28 March, 2016

The Planned Dependent Community

"Walmart didn’t kill the once-vibrant cluster of shops next to a railroad and a creek in the faded old coal town of Kimball, W. Va. — the disappearance of the mines had pretty well taken care of that already. But now that Walmart’s leaving, too, as one of 154 U.S. stores the company closed in January, the town might be snuffed out for good."

This quote is from a Washington Post article on the circumstances some small towns were facing when Walmart recently decided to close 269 stores and lay off more than 16,000 employees. This prompted one reader of ours to ask how we can reach these types of communities. How can we present the idea of distributism to the people living in these situations as solution to their economic problems?

Kimball is representative of communities that are completely dependent by design. Early examples of this would be the "company towns" established by large-scale industries like mining companies. These were in many ways closed communities where one company owned the land, the stores, the banks, all of the jobs and, because the workers frequently had to go into debt to the company before getting their first paychecks, the company also effectively owned the employees. Tennessee Ernie Ford's song, Sixteen Tons, portrays the people in this situation - at least while the company kept that operation going. Kimball was described as a community with a vibrant cluster of shops, but that vibrancy was apparently dependent on the continued operation of one industry.

The failure of communities which were built to be dependent on one major industry, or even a few of them, provides valuable lessons for other communities in similar situations. Even in major metropolitan areas, the presence of one or more huge employers creates a situation of significant economic dependence which translates to significant political power for the employers. Examples of this abound in those cases where a major manufacturer has considered moving operations out of a community and the officers of the state, and sometimes even the federal, government rush in to make special deals not available to ordinary citizens or smaller businesses. This occurs because these employers know that closing operations where they employ thousands of workers would be economically and politically devastating. One only has to look at where large employers have closed down. Chris Arnade expressed it perfectly in a recent article for The Guaridan,
"To say that 'nothing happened to them' is stunningly wrong. Over the past 35 years the working class has been devalued, the result of an economic version of the Hunger Games. It has pitted everyone against each other, regardless of where they started. Some contestants, such as business owners, were equipped with the fanciest weapons. The working class only had their hands. They lost and have been left to deal on their own."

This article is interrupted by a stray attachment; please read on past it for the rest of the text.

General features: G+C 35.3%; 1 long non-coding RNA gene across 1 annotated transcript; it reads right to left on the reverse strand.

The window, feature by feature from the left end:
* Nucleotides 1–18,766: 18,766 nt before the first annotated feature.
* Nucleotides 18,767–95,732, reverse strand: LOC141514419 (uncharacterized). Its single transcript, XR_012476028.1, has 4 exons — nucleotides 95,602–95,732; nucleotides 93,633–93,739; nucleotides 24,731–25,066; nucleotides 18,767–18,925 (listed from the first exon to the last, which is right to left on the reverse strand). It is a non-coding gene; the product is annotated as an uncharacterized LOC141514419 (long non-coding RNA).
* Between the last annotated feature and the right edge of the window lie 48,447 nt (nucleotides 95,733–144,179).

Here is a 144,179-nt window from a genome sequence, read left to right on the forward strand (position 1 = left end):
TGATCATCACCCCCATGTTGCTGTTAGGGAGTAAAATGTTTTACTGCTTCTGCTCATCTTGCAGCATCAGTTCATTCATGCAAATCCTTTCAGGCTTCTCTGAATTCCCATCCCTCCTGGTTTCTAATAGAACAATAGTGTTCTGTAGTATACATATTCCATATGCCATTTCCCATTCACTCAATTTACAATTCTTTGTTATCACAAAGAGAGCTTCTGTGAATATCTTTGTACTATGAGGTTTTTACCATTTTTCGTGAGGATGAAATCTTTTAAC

Can what happened to Kimball help us to find ways to make communities less dependent on large employers?

It seems that many communities with large employers operate as though those jobs will always be there. While predicting the closure of a large employer is never certain, it is more so in the case of Kimball. Coal is a finite resource. Even if that's not the reason the mine closed, it eventually would be. It is reasonable that a community whose economy is currently dependent on a finite resource should consider what will happen when that resource is no longer available. The mine would close some day. Even if that day is expected to be long in the future, wouldn't it be wise for such communities to promote the development of local business so that they are not dependent on the continued existence of the large employer? Is it possible for other businesses to plan their operation and growth under the assumption that the income they get from the large employer or its employees will be considered "extra profit" rather than necessary for continued operation? If your business is completely dependent on continued business from one employer, then you are at the mercy of that employer's decisions for your livelihood.

While contingency planning of other local businesses is a very important step for setting up a community to at least survive the loss of a large employer, it does not address the most economically devastating aspect of such a loss. How does such a community deal with the sudden unemployment of such a large percentage of its population? What is needed to minimize the impact of such an event and what is the best way to provide for that need?